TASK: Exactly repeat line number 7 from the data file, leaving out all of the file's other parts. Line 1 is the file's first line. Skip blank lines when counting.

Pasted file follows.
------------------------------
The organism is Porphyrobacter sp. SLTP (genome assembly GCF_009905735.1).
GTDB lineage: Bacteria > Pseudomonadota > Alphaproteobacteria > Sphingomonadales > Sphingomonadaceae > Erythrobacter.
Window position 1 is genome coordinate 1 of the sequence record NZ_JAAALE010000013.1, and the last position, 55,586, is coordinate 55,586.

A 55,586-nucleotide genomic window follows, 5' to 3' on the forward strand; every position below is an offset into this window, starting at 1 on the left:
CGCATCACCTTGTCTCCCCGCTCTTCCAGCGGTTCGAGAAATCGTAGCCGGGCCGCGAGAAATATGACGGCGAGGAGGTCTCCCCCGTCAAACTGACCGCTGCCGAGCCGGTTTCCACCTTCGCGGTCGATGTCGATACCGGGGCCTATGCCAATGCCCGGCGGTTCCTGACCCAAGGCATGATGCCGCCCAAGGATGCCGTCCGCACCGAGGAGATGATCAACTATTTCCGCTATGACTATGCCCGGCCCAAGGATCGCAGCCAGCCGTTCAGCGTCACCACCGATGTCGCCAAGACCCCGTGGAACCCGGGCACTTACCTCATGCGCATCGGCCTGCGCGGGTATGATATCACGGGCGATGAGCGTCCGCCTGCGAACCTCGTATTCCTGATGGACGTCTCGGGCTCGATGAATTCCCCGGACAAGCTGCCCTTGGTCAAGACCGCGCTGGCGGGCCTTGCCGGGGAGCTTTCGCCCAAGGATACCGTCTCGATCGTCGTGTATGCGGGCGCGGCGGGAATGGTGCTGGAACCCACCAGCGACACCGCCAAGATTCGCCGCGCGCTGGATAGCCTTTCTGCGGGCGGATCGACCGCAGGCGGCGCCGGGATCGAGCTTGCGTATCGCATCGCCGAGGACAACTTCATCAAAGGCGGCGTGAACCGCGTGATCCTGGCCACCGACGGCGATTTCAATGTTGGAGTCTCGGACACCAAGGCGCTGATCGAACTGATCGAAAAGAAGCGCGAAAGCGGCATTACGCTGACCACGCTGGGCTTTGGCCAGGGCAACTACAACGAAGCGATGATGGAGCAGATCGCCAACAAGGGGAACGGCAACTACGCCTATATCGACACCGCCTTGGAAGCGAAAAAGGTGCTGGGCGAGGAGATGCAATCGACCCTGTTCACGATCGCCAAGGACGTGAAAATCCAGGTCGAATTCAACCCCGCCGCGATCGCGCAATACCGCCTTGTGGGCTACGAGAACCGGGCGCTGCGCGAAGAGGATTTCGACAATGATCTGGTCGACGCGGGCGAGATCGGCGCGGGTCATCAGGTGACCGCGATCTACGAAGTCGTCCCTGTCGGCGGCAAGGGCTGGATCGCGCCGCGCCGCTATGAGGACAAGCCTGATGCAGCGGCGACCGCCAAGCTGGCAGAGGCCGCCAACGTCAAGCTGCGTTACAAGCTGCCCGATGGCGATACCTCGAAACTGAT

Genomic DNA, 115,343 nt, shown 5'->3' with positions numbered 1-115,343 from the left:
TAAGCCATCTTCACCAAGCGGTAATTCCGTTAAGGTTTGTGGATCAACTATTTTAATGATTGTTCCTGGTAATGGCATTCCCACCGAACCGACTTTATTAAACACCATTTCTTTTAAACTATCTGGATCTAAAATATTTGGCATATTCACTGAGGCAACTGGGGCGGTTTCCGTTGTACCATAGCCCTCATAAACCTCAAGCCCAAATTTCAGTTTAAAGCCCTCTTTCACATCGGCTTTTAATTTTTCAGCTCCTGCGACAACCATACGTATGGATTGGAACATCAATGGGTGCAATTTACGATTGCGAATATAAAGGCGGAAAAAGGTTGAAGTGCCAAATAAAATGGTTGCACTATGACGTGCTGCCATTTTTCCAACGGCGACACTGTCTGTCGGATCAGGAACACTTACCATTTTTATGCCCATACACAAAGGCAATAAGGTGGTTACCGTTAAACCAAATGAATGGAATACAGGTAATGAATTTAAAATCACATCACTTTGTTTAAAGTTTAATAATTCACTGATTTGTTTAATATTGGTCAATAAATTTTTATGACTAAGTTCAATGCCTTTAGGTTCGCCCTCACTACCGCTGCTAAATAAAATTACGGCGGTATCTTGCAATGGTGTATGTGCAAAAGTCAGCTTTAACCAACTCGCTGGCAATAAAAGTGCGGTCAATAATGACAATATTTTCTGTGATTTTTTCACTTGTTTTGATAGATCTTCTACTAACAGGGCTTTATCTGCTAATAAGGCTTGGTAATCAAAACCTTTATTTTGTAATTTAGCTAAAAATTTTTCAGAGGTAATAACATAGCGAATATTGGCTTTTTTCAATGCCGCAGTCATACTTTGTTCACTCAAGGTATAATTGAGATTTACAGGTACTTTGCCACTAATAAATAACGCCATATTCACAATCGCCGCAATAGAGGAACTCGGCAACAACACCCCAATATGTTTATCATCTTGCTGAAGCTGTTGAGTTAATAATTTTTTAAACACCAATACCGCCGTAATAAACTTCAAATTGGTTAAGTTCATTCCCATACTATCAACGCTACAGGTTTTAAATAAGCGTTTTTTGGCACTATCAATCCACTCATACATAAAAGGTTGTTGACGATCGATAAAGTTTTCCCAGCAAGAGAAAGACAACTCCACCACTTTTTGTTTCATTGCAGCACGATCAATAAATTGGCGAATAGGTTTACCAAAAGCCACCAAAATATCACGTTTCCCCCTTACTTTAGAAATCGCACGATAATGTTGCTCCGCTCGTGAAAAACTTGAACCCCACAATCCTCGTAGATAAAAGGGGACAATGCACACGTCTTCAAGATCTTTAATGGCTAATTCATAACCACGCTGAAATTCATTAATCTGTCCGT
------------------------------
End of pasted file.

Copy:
TAAGCCATCTTCACCAAGCGGTAATTCCGTTAAGGTTTGTGGATCAACTATTTTAATGATTGTTCCTGGTAATGGCATTCCCACCGAACCGACTTTATTAAACACCATTTCTTTTAAACTATCTGGATCTAAAATATTTGGCATATTCACTGAGGCAACTGGGGCGGTTTCCGTTGTACCATAGCCCTCATAAACCTCAAGCCCAAATTTCAGTTTAAAGCCCTCTTTCACATCGGCTTTTAATTTTTCAGCTCCTGCGACAACCATACGTATGGATTGGAACATCAATGGGTGCAATTTACGATTGCGAATATAAAGGCGGAAAAAGGTTGAAGTGCCAAATAAAATGGTTGCACTATGACGTGCTGCCATTTTTCCAACGGCGACACTGTCTGTCGGATCAGGAACACTTACCATTTTTATGCCCATACACAAAGGCAATAAGGTGGTTACCGTTAAACCAAATGAATGGAATACAGGTAATGAATTTAAAATCACATCACTTTGTTTAAAGTTTAATAATTCACTGATTTGTTTAATATTGGTCAATAAATTTTTATGACTAAGTTCAATGCCTTTAGGTTCGCCCTCACTACCGCTGCTAAATAAAATTACGGCGGTATCTTGCAATGGTGTATGTGCAAAAGTCAGCTTTAACCAACTCGCTGGCAATAAAAGTGCGGTCAATAATGACAATATTTTCTGTGATTTTTTCACTTGTTTTGATAGATCTTCTACTAACAGGGCTTTATCTGCTAATAAGGCTTGGTAATCAAAACCTTTATTTTGTAATTTAGCTAAAAATTTTTCAGAGGTAATAACATAGCGAATATTGGCTTTTTTCAATGCCGCAGTCATACTTTGTTCACTCAAGGTATAATTGAGATTTACAGGTACTTTGCCACTAATAAATAACGCCATATTCACAATCGCCGCAATAGAGGAACTCGGCAACAACACCCCAATATGTTTATCATCTTGCTGAAGCTGTTGAGTTAATAATTTTTTAAACACCAATACCGCCGTAATAAACTTCAAATTGGTTAAGTTCATTCCCATACTATCAACGCTACAGGTTTTAAATAAGCGTTTTTTGGCACTATCAATCCACTCATACATAAAAGGTTGTTGACGATCGATAAAGTTTTCCCAGCAAGAGAAAGACAACTCCACCACTTTTTGTTTCATTGCAGCACGATCAATAAATTGGCGAATAGGTTTACCAAAAGCCACCAAAATATCACGTTTCCCCCTTACTTTAGAAATCGCACGATAATGTTGCTCCGCTCGTGAAAAACTTGAACCCCACAATCCTCGTAGATAAAAGGGGACAATGCACACGTCTTCAAGATCTTTAATGGCTAATTCATAACCACGCTGAAATTCATTAATCTGTCCGT